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When considering the history of education, the 18th-century was a pivotal time for education. In order for one to understand school systems today, one needs to take a look at the past and the way things worked throughout the 1700s around the world. 

The Age Of Enlightenment

One of the most important periods in education was shaped by the age of Enlightenment that came about between the 1650s and the 1790s. New ideas and concepts were being appropriated and dogmatic authorities such as the Catholic Church and religious organizations were being questioned. The public started to embrace the ideas of the scientific method and new ways of thinking. It gets better - this paved the path for critical thinking, analysis, and discussion into the classroom environment. Common and undiscussed subjects such as religion were suddenly being brought into the classroom environment with a more open dialogue between teachers and pupils.


Truly A New Time

As society changed, so did people’s ideas and thoughts. People were thinking differently and the classroom reflected these changes within society. Philosophy evolved and many thinkers began to criticize traditional ways of thought. These Enlightenment philosophers expressed a want to modernize the traditional educational systems so that people could live more meaningful lives for the future to come.


Embracing The Arts

Things that had previously been considered sinful within America were being embraced within the classroom, such as the arts and theatre. As people's tastes began to change, the sophistication of society increased and people began to demand more education in drama. The same went with music, the demand for live music performances increasing which was reflected within the education system. With changes in interest came changes in schooling and subject matter. New days were coming around, allowing the development of arts education programmes in schools.


A Touch Of Class

As economic prosperity was on the rise, schooling changed. Previously there had been a lot of focus on elitist grammar schools, providing little in the teaching of practical based tasks and vocational subjects. A lot of pressure was subsequently placed within the education system to allow young men to seek vocational education and to learn business skills. As a result of this, the middle class grew substantially.


New Philosophies

As previous ideas were being challenged, philosophy such as John Locke's showed that knowledge could be gained through reflection and sensation. Locke’s ideas highlighted the fact that people shouldn't be restricted by class and gender when education was concerned, which is why today Charles Ebert the chief of EduBirdies says amongst others that education is really for everyone. Before the 18th-century, education was mostly restricted to men who were of a noble or upper class. This all began to change for the better, society gradually adopting these ideas throughout the century.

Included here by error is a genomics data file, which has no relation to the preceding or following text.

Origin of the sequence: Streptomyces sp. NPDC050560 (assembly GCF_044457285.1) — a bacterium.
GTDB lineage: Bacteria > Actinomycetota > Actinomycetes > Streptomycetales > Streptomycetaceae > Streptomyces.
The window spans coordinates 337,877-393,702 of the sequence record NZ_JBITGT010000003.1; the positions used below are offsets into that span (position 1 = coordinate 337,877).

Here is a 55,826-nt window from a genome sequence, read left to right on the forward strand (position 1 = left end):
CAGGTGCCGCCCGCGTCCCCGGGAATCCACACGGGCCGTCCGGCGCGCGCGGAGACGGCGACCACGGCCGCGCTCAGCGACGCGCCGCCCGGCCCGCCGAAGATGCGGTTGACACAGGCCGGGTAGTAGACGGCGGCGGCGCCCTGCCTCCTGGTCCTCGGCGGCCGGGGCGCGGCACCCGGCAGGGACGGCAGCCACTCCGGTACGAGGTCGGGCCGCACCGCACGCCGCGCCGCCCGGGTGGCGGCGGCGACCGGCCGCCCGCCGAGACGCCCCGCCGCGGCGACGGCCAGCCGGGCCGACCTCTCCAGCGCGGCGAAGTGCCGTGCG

The Rise Of Grammar Schools

As a response for a more practical based educational system, English grammar schools were on the rise. These institutions served to teach students who had no intention of going to college. Grammar schools within the 18th-century were the 1st to embrace alternative forms of subject matter,


●        Dance was taught in schools and embraced by both genders.

●        People began to learn musical instruments and study musical theatre.

●        Paintings were painted, pictures were drawn and the arts flourished.


This all proved to be highly exciting for individuals attending school at the time.


New Academy Schools

Aside from the introduction of grammar schools, another outcome was the growth of Academy institutions for higher learning. The first of these academies was established by Benjamin Franklin in 1749, which subsequently became the University of Pennsylvania. These academies served as private schools for secondary students and taught a wide range of subjects, both practical and academic.


Such schools combined aspects of grammar schools, but the academies were not controlled by religious influences and so the discussion side of education was free. The curriculum is typically taught a number of subjects, including astronomy, maths, sciences, modern languages, drama, sport, horticulture and orienteering. Academies were coed and allowed both boys and girls to participate, continuing to bridge the gender divide that had previously been a huge part of the 17th century.


A Better Time

The benefits were enormous for all of society all around the world. Literacy rates grew to new and historic heights - most people were actually able to sign their names and many women could now read. The amount of printing and book publishing increased, making books more and easily available around the world. Everybody began to read and write, so the subject matter wasn't always religious dogma as it had been for many years previously. All of these benefits fostered a culture of intellectual exchange. People began gathering in society at libraries, clubs, and coffeehouses where they could learn, read and exchange their thoughts. It was only the 18th-century that created the field for the seeds of education to grow in the future. What happened here shaped the Industrial Revolution and history for many years to come.



Have you read much about the education system in the 18th century? How do you think it may have affected today’s society? Leave us your comments below.


About the author: Sophia Clark is a freelance writer and blogger. Her passion for helping people in all aspects of essay writing.